Alaska's marine ecosystems support one of the world's greatest concentrations of seabirds, with an estimated 100 million individuals of 75 species either breeding on the state's coastlines and offshore islands or visiting Alaska's waters in the summer.
Seabirds influence, and are influenced by, commercially valuable fish populations, and, as widespread and numerous upper-trophic predators, seabirds play an important role in overall marine ecosystem dynamics. Seabirds are also vulnerable to direct fisheries interactions through bycatch, and are an important resource for people who rely on
Alaska's marine waters for subsistence harvests and cultural or recreational value. For all of these reasons, seabird studies have been an important priority for NPRB. Seabird projects funded by the Board can be organized into six broad topics that address both marine ecosystem information needs and pressing fishery management issues:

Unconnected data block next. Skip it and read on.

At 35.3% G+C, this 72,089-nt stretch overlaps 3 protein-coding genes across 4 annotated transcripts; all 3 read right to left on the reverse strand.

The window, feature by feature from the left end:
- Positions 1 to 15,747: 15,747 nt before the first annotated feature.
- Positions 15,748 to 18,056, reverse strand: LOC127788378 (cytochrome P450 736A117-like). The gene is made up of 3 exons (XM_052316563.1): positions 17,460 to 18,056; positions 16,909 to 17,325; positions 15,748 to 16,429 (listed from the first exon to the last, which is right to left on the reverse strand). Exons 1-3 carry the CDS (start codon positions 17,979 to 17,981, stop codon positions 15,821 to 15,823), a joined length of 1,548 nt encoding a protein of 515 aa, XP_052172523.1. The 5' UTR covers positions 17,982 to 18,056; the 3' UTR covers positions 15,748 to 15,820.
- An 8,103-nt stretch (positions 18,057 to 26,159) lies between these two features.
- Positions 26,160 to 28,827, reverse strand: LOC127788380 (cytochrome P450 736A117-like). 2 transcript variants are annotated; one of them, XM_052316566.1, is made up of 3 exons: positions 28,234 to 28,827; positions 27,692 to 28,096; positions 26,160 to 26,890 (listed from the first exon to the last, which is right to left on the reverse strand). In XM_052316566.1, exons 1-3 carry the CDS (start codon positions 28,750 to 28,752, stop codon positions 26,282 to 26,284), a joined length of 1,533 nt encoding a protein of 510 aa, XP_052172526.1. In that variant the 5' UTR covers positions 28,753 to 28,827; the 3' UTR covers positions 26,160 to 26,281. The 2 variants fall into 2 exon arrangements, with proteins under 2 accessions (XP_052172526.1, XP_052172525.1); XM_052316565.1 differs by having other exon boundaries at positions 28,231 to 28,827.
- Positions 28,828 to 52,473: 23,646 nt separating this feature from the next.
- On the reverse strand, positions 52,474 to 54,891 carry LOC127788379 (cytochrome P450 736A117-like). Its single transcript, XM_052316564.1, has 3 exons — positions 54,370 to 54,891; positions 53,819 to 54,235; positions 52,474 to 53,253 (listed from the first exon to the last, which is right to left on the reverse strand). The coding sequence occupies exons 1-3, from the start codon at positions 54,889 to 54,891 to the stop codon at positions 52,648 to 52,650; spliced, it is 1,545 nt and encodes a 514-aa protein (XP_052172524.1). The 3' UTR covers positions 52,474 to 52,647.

Through 2008, the Board has funded 19 seabirdfocused projects for a total of $3.4 million, of which seven have been completed. Projects fall within six of the research need categories, with two focused on long-term climate change, three on population dynamics, four on foraging success, five on marine habitat use, three on fisheries interactions, and two on management tool development, which cuts across all research categories. Fourteen of the studies have been process focused, and NPRB also funded three retrospective and two monitoring studies. (Photo: Todd Warshaw/NPRB)
Albatrosses are being translocated from one Japanese island to another in an attempt to give the small population of this endangered species a chance to recover. This NPRB funded project, Short-Tailed Albatross New Colony Establishment Phase 2: Post-Fledgling Survival and Marine Habitat Use of Hand-Reared vs. Naturally-Reared Chicks, is receiving media attention in the U.S. as well as in Japan, where albatrosses are considered special natural treasures.
(FEBRUARY 2011) One of the translocated short-tailed albatrosses has returned to the site where it was hand-reared on Mukojima just three years after fledging. The news is promising that they may begin to consider the safer island of Mukojima to be their new home. Establishing a third colony is a requirement for the U.S. to delist this endangered species.